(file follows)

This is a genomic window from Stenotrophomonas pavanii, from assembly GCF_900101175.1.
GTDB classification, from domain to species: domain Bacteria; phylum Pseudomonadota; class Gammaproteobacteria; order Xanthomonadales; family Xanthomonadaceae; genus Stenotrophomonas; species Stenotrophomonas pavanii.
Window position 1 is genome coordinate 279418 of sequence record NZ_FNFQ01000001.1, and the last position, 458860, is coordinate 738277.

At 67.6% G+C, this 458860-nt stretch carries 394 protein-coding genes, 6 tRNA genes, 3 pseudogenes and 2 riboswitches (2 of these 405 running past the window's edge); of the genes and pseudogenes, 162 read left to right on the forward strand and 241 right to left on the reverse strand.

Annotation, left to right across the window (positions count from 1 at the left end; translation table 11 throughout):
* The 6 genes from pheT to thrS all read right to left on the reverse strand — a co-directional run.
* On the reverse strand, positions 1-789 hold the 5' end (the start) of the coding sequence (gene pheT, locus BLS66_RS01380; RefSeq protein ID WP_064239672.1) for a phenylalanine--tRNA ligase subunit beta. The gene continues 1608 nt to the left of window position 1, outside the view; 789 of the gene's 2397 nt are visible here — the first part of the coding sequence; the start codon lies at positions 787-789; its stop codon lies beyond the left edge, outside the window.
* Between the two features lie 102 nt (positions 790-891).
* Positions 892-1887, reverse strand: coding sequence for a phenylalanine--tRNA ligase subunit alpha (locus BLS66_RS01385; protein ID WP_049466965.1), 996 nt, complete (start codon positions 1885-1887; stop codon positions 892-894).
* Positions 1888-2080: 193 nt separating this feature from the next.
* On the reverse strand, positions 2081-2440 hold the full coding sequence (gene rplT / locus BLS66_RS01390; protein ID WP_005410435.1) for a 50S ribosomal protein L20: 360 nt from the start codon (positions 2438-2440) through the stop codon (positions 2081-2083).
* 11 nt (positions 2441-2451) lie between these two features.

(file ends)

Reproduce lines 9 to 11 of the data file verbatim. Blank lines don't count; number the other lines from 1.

* Positions 892-1887, reverse strand: coding sequence for a phenylalanine--tRNA ligase subunit alpha (locus BLS66_RS01385; protein ID WP_049466965.1), 996 nt, complete (start codon positions 1885-1887; stop codon positions 892-894).
* Positions 1888-2080: 193 nt separating this feature from the next.
* On the reverse strand, positions 2081-2440 hold the full coding sequence (gene rplT / locus BLS66_RS01390; protein ID WP_005410435.1) for a 50S ribosomal protein L20: 360 nt from the start codon (positions 2438-2440) through the stop codon (positions 2081-2083).